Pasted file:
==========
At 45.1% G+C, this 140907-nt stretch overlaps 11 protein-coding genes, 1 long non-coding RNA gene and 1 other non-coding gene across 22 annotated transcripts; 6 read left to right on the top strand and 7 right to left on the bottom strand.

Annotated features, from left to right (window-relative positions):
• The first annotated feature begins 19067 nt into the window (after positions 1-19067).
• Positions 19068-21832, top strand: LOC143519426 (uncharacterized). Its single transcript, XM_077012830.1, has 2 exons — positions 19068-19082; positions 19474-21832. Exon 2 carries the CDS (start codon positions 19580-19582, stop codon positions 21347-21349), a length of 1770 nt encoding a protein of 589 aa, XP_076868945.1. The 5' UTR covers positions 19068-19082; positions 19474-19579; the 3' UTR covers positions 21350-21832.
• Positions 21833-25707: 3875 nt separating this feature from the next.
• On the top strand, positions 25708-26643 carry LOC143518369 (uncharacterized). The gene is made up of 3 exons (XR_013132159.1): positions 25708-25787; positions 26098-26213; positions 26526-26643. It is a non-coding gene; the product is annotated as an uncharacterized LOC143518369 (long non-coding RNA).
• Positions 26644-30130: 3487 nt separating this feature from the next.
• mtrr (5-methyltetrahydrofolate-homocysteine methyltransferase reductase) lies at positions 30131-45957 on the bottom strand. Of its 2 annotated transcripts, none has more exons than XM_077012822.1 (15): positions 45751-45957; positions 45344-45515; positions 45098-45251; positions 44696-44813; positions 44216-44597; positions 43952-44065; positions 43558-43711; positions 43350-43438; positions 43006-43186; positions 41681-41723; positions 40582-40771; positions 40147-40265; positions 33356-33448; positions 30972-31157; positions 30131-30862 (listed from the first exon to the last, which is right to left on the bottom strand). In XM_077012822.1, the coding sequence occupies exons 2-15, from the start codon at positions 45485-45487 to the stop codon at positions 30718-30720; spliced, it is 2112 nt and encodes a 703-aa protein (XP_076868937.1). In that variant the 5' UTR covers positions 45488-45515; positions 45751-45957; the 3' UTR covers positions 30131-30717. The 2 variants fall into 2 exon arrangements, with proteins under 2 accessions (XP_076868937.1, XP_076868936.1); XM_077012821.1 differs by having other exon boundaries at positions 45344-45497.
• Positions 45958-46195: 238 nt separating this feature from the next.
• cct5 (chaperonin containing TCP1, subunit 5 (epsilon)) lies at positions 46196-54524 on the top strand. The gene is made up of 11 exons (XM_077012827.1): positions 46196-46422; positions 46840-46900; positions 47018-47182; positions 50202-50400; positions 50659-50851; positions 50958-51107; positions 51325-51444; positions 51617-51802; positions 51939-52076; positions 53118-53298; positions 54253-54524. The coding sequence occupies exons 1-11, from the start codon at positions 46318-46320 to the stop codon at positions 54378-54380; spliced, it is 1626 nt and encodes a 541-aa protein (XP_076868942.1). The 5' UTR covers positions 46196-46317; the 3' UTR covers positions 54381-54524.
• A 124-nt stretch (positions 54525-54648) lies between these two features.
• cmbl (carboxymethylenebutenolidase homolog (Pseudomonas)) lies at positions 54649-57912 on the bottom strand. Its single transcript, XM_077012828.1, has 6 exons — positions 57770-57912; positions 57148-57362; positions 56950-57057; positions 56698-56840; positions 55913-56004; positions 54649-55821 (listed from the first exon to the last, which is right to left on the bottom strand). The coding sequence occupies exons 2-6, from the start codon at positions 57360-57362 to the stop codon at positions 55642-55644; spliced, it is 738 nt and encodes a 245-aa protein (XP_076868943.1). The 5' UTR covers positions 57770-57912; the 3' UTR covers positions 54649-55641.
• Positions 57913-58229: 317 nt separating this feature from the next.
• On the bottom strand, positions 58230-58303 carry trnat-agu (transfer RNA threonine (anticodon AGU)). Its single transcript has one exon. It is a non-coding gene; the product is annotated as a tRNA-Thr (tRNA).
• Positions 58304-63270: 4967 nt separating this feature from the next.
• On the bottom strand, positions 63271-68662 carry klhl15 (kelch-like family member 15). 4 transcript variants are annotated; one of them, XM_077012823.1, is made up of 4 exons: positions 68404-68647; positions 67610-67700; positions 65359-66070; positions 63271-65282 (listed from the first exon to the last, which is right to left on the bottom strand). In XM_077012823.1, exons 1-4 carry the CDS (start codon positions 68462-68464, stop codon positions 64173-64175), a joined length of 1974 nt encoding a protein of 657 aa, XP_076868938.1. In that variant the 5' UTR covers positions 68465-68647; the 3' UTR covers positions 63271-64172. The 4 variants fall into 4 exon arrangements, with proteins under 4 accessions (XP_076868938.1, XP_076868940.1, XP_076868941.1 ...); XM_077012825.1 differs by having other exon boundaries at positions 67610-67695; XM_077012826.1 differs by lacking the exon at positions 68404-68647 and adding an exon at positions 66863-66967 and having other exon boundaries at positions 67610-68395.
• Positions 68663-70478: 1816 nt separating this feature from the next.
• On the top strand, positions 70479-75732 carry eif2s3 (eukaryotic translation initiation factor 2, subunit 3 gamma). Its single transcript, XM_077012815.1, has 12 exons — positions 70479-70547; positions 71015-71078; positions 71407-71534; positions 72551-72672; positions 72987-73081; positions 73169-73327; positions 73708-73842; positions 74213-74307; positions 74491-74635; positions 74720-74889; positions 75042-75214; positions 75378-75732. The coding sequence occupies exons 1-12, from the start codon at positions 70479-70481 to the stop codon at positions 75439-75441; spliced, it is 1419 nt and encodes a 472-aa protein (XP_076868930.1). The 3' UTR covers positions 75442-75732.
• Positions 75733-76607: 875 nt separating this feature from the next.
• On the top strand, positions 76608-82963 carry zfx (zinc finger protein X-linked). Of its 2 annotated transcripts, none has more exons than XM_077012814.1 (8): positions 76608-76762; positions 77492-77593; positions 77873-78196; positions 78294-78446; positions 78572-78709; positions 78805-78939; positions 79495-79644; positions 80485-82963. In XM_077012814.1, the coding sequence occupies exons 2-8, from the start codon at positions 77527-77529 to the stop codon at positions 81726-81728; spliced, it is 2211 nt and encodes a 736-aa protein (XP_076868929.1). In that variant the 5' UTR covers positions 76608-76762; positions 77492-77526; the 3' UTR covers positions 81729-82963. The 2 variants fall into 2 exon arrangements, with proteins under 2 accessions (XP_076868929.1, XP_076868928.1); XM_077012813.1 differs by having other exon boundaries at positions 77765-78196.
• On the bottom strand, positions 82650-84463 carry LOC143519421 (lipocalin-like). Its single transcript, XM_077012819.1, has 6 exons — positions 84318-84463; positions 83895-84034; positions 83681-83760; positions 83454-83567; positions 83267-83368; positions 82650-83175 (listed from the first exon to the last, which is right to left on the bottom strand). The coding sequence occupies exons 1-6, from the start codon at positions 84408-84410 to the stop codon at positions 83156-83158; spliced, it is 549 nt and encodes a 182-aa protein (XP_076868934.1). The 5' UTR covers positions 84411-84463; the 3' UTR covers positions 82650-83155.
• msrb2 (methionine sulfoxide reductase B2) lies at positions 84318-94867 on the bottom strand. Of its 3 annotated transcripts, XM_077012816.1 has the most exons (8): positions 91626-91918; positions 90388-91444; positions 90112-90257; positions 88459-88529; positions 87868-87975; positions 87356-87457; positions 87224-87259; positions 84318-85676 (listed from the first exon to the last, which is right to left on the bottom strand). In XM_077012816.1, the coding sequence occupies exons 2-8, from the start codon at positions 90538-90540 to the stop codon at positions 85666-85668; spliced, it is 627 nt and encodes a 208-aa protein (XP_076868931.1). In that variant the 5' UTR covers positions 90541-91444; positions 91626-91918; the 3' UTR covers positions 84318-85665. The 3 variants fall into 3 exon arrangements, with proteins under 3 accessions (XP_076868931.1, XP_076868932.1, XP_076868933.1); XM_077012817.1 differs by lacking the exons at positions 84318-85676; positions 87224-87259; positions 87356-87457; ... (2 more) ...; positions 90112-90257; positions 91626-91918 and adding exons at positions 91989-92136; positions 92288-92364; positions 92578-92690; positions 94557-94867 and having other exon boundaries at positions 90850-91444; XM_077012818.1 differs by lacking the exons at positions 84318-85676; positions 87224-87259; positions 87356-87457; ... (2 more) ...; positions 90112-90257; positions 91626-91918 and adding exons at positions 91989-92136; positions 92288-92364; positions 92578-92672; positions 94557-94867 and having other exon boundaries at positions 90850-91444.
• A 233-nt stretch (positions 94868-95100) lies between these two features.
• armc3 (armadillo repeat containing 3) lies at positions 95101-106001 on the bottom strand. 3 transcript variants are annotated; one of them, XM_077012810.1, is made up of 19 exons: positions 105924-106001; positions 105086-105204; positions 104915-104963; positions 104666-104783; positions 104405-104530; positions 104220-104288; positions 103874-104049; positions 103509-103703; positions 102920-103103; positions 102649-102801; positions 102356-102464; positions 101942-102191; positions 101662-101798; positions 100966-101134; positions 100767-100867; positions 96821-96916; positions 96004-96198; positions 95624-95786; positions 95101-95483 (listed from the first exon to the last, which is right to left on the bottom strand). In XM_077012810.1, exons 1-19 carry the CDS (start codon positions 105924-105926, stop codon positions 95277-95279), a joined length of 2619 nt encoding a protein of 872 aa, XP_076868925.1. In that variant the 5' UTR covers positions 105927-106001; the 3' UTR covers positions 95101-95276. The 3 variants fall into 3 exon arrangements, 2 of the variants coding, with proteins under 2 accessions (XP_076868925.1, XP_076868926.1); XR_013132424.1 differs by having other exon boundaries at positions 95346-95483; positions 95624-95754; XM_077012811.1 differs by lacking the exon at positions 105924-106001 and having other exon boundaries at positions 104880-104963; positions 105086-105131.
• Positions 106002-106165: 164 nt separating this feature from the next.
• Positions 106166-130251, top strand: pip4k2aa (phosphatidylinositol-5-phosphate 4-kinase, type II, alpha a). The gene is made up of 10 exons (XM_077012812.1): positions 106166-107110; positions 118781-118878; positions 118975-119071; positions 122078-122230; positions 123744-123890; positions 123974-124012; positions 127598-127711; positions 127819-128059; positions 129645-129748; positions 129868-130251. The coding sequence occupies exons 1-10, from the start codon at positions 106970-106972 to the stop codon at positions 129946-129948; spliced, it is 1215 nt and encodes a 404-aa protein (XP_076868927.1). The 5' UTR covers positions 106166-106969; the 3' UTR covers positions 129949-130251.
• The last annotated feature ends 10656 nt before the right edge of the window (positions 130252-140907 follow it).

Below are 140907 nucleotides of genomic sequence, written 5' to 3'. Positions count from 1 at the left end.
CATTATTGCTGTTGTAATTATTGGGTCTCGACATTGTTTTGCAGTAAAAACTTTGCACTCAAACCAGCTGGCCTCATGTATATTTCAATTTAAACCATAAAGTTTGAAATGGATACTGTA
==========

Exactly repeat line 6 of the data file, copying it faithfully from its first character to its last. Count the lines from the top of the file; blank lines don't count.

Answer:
• On the top strand, positions 25708-26643 carry LOC143518369 (uncharacterized). The gene is made up of 3 exons (XR_013132159.1): positions 25708-25787; positions 26098-26213; positions 26526-26643. It is a non-coding gene; the product is annotated as an uncharacterized LOC143518369 (long non-coding RNA).